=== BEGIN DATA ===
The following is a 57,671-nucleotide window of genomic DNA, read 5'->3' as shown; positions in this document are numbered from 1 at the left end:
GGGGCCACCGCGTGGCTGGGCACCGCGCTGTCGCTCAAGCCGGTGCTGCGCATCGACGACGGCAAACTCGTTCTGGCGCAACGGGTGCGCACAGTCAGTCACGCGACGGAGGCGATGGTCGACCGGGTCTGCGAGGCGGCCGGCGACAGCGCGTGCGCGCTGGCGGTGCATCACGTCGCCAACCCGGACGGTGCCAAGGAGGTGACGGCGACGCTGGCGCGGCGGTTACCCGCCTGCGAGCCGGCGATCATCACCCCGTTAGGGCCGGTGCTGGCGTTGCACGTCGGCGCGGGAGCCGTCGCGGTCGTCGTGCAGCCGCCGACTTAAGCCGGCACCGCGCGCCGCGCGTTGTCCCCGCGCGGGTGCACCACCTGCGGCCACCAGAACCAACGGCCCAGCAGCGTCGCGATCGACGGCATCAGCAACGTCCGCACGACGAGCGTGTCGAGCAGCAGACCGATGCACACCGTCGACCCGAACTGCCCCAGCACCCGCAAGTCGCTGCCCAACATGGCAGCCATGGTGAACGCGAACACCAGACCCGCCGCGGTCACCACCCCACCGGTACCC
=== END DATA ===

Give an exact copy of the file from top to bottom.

The following is a 57,671-nucleotide window of genomic DNA, read 5'->3' as shown; positions in this document are numbered from 1 at the left end:
GGGGCCACCGCGTGGCTGGGCACCGCGCTGTCGCTCAAGCCGGTGCTGCGCATCGACGACGGCAAACTCGTTCTGGCGCAACGGGTGCGCACAGTCAGTCACGCGACGGAGGCGATGGTCGACCGGGTCTGCGAGGCGGCCGGCGACAGCGCGTGCGCGCTGGCGGTGCATCACGTCGCCAACCCGGACGGTGCCAAGGAGGTGACGGCGACGCTGGCGCGGCGGTTACCCGCCTGCGAGCCGGCGATCATCACCCCGTTAGGGCCGGTGCTGGCGTTGCACGTCGGCGCGGGAGCCGTCGCGGTCGTCGTGCAGCCGCCGACTTAAGCCGGCACCGCGCGCCGCGCGTTGTCCCCGCGCGGGTGCACCACCTGCGGCCACCAGAACCAACGGCCCAGCAGCGTCGCGATCGACGGCATCAGCAACGTCCGCACGACGAGCGTGTCGAGCAGCAGACCGATGCACACCGTCGACCCGAACTGCCCCAGCACCCGCAAGTCGCTGCCCAACATGGCAGCCATGGTGAACGCGAACACCAGACCCGCCGCGGTCACCACCCCACCGGTACCC